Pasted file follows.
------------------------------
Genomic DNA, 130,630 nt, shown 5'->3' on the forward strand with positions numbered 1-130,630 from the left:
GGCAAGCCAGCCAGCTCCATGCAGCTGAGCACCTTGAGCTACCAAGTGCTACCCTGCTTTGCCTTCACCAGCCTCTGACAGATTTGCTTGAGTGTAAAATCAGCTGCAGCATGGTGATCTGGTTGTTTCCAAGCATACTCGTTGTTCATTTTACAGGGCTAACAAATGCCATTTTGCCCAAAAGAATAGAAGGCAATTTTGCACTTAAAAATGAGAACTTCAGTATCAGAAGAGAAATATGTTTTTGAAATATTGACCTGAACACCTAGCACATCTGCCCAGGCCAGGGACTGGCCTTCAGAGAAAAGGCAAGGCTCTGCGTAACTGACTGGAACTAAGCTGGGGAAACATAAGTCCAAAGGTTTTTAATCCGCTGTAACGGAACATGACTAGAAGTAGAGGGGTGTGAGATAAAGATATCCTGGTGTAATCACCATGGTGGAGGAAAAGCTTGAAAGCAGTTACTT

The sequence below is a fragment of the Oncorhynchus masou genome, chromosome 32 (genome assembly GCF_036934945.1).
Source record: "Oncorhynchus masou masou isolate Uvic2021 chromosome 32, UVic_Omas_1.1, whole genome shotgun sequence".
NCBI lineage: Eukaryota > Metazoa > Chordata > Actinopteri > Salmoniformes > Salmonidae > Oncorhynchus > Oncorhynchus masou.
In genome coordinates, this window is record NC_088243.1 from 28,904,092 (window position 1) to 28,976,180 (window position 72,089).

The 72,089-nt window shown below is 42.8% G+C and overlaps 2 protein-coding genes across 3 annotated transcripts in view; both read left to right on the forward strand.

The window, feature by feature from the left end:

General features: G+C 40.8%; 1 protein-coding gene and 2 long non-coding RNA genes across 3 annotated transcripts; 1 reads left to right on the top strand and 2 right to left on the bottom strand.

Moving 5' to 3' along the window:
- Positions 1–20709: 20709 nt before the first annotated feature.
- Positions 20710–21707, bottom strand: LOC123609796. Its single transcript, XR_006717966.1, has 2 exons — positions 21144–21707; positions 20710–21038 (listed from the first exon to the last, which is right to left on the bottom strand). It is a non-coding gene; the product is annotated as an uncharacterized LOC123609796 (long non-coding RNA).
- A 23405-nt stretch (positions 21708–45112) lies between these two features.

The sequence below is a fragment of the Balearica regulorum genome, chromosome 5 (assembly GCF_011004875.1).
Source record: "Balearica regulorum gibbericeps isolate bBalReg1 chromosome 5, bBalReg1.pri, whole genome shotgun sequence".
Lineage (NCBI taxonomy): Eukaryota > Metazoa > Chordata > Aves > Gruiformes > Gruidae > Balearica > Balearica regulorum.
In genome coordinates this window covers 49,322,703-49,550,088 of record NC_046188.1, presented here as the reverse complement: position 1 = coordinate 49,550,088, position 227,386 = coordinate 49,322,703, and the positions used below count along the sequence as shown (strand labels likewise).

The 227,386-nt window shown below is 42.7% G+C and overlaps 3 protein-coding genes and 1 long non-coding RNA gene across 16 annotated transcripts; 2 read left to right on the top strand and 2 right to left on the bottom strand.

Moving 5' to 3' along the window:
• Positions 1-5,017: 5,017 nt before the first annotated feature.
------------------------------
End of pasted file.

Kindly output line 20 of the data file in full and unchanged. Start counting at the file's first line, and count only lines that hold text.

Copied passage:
• Positions 1-5,017: 5,017 nt before the first annotated feature.